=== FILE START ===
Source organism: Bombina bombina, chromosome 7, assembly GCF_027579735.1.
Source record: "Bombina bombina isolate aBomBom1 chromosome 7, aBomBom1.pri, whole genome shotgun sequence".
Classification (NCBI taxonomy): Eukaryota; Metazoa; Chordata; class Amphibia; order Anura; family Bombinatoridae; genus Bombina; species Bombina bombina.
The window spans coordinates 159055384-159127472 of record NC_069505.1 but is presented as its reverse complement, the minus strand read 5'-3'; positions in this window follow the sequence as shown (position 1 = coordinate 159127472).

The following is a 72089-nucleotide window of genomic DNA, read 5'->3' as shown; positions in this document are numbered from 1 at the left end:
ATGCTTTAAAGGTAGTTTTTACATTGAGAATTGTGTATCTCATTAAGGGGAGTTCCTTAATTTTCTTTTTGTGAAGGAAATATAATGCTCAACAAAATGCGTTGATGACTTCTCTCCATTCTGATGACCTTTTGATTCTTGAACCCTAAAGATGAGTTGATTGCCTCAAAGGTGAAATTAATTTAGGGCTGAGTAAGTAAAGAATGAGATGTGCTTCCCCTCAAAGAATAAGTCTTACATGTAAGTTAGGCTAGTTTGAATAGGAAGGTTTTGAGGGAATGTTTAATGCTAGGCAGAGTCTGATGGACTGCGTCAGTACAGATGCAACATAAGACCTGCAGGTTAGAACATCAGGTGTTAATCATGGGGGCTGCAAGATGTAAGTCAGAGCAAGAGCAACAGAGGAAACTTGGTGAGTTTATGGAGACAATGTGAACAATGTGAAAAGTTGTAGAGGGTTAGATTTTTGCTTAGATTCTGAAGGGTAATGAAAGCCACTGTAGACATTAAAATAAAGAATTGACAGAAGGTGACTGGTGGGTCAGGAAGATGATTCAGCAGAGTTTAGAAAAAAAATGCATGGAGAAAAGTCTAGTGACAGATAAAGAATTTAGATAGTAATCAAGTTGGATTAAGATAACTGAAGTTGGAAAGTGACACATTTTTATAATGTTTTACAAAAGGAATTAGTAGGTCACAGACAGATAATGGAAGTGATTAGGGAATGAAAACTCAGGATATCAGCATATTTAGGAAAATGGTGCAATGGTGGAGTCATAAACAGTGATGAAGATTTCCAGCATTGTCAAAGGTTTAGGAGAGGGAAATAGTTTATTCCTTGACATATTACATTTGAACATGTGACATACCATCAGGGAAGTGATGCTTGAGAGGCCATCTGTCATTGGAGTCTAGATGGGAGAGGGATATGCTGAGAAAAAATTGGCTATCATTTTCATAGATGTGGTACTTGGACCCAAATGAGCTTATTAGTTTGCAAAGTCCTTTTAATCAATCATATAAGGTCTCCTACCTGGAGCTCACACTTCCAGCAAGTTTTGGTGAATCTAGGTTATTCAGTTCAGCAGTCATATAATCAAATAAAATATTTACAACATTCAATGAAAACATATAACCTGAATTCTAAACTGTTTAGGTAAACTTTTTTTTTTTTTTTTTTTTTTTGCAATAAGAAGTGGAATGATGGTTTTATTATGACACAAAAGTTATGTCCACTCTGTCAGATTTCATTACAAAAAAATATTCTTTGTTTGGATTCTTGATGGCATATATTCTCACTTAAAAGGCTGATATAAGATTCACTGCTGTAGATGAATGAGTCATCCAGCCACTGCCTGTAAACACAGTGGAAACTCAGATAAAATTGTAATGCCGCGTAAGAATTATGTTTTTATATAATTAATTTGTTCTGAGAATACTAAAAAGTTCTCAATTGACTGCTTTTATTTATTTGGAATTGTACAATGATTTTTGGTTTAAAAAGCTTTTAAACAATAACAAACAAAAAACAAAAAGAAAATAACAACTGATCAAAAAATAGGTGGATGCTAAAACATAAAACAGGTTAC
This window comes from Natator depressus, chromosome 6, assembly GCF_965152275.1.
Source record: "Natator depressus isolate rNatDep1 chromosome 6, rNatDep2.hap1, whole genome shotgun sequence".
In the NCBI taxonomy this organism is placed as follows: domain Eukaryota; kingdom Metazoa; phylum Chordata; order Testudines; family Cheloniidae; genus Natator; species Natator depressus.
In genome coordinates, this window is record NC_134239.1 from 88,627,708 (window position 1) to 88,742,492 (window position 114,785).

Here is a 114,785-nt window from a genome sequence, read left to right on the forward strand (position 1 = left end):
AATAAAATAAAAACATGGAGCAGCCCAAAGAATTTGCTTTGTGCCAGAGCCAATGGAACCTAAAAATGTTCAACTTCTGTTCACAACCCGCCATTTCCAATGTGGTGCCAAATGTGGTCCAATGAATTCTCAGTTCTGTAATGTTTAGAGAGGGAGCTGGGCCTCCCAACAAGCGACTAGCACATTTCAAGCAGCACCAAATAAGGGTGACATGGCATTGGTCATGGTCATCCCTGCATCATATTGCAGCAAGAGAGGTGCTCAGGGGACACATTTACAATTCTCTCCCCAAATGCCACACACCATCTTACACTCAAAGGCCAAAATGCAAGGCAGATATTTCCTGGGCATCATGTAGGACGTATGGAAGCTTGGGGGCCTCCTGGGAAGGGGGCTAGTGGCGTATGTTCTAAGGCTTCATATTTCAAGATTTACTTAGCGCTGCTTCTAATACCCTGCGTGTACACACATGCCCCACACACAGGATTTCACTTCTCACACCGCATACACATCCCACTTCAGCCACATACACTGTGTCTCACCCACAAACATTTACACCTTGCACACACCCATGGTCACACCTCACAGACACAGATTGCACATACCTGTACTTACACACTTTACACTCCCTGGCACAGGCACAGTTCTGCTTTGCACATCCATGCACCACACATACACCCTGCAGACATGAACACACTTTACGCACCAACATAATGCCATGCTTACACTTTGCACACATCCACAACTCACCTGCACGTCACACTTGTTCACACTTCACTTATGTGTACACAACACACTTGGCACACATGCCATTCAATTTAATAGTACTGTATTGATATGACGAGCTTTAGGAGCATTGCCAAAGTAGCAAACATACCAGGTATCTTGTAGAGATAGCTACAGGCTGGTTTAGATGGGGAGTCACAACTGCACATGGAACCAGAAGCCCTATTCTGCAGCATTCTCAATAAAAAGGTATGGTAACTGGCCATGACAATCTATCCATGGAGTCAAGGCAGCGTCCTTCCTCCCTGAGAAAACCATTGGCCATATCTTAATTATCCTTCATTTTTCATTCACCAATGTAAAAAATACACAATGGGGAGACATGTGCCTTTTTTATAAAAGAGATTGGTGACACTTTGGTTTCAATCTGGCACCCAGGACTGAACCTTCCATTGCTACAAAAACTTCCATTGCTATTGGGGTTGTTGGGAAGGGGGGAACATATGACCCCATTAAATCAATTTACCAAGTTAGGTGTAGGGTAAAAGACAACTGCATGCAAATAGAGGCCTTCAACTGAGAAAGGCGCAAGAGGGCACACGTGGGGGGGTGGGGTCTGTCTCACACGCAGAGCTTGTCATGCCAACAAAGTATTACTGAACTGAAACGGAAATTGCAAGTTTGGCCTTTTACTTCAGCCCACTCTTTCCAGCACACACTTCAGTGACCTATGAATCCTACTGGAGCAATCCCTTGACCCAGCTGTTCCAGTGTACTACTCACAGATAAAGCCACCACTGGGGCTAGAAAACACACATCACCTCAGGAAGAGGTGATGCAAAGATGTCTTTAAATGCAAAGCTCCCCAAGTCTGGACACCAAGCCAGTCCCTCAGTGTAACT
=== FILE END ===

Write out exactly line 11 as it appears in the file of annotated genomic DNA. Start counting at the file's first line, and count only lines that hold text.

Here is a 114,785-nt window from a genome sequence, read left to right on the forward strand (position 1 = left end):